Fort Leavenworth Frontier Heritage Communities

Sewers are designed to take away wastewater from sinks and baths, as well as toilet paper and human waste flushed down the toilet. Many items cause blockages in sewers or damage to the environment by putting trash down the toilet.

Just because an item is labeled “flushable” doesn’t mean it is safe to flush. Instead, bag it and put it in the garbage.

Sewers are not designed to cope with modern disposable products. The drains connecting homes to the main sewer are only big enough to carry water, toilet paper and human waste. They are often no wider than four inches.

Around 75 percent of blockages involve disposable items. To prevent damage, the following items should be disposed of in the ways recommended.

• Cotton balls, womens’ products, bandages, plastics and dental floss should be put in the garbage along with other household trash.

• Personal hygiene items should be wrapped well and disposed of in the trash. Use the special bags for sanitary protection available from pharmacies.

• Flush human waste down the toilet, but not the wet wipe or baby wipe. The wipe should be disposed of in the trash.
• Razors and blades should be put in a rigid container before placing in the trash.
• Any unwanted or unused medicines should be returned to the local pharmacy for safe disposal. Do not dispose of medicines with other household waste, and remember to keep all medicines out of reach of children.
• Disposing of syringes and needles down the toilet or in household garbage is dangerous and could cause injury to someone. To dispose of syringes and needles safely, contact a local hospital or health authority for advice.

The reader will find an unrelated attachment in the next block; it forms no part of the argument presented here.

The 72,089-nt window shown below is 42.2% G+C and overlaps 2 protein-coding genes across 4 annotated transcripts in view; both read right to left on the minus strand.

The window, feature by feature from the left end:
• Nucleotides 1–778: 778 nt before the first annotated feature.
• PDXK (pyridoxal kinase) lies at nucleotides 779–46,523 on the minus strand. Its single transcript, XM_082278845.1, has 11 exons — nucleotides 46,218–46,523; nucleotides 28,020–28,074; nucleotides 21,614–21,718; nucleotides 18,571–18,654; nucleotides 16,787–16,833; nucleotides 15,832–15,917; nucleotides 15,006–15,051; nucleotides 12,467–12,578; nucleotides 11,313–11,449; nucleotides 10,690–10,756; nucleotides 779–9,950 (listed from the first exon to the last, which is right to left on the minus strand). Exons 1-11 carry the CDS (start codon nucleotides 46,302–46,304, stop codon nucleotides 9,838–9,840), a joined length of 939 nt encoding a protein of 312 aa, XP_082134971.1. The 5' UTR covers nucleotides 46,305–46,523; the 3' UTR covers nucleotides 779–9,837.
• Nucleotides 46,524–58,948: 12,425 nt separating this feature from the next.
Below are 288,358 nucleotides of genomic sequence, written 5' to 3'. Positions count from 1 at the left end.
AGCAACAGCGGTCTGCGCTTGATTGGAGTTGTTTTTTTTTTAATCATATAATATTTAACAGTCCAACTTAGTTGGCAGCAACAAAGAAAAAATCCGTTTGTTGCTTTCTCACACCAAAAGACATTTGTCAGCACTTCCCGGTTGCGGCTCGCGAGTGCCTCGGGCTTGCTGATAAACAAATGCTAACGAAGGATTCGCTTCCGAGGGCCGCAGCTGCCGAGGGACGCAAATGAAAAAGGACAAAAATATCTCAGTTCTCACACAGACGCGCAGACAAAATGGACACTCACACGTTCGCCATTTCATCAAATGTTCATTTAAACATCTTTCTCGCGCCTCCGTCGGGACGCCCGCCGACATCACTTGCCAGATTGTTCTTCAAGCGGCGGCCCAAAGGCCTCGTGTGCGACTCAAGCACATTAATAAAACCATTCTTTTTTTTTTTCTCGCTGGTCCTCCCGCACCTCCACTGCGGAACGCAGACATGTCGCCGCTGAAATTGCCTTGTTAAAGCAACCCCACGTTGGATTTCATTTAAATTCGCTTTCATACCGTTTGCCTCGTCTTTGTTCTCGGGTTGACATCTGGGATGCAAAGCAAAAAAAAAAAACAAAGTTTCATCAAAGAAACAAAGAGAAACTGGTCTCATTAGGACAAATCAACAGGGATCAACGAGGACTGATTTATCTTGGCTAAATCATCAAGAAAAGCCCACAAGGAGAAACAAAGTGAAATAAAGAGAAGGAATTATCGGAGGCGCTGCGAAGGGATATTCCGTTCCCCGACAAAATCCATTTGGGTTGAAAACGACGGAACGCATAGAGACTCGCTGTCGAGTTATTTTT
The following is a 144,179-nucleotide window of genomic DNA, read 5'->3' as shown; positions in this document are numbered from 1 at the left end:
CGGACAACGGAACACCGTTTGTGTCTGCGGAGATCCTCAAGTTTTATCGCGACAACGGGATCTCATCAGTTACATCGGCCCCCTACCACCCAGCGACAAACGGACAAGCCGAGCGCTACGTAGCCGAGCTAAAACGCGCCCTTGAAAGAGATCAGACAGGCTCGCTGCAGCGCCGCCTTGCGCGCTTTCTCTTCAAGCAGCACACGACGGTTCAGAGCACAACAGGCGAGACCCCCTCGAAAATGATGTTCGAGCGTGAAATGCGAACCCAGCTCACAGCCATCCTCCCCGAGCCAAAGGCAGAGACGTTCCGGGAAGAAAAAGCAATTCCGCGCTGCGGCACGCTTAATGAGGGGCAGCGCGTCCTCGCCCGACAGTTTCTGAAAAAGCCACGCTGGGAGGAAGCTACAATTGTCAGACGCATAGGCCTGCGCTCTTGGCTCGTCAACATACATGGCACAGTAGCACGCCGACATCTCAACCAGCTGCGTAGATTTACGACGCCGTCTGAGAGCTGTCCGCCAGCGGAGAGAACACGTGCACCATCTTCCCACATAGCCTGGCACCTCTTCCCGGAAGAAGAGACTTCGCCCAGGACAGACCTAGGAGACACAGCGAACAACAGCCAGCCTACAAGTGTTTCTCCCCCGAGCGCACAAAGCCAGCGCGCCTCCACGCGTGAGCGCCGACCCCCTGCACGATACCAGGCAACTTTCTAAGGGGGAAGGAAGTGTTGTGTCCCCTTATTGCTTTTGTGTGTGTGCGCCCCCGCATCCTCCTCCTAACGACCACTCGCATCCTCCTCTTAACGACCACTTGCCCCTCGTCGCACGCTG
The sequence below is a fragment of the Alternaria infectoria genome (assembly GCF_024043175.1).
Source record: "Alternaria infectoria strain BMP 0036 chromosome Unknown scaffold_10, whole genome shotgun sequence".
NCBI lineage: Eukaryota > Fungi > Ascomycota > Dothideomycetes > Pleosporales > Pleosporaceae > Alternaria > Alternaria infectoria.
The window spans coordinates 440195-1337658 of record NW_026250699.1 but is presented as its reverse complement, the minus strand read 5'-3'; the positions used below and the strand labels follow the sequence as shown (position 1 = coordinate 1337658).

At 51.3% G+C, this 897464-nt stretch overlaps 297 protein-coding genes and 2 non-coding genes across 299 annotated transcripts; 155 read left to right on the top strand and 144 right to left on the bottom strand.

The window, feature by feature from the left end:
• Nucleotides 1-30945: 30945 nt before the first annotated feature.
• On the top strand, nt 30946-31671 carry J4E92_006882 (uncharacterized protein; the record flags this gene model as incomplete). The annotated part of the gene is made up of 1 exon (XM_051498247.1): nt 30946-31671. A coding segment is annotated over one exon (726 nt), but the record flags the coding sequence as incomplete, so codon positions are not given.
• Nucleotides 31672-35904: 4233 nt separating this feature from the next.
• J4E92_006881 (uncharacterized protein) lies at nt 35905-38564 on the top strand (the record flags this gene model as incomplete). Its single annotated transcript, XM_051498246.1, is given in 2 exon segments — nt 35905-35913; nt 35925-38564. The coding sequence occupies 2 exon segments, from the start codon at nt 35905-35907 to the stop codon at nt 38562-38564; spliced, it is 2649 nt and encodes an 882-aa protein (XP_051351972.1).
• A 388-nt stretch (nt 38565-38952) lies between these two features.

Easter basket drawing
Enter to win one of two Easter baskets. One entry per child ages 1-10 years. Find the entry form at

All entries must be received before April 2.

For more information, call Meghan Fowler at (913) 682-6300.

Scholarships are available to the family members of active-duty service members residing in housing communities owned or managed by the companies of The Michaels Organization, which includes FLFHC.

Visit to download an application packet. Deadline for applications is April 15. Transcripts are required.

For more information, call (913) 682-6300.

Utilities tip
When using the oven, it’s tempting to frequently open the door to check on a dish’s progress. But because the hot air that is contained in the oven is an important part of the appliance’s cooking process, frequent peeking is self-defeating. Every time the oven door is opened, the temperature inside is reduced by as much as 25 degrees, forcing it to work even harder and use more energy to get back to the proper cooking temperature. If you need to check on a dish, use the oven window instead.

Watch for more community event announcements on Facebook, followed by a One-Call Now e-mail message with event details, and don’t forget to follow FLFHC on Twitter. Visit the FLFHC website at for downloadable forms and other useful information.


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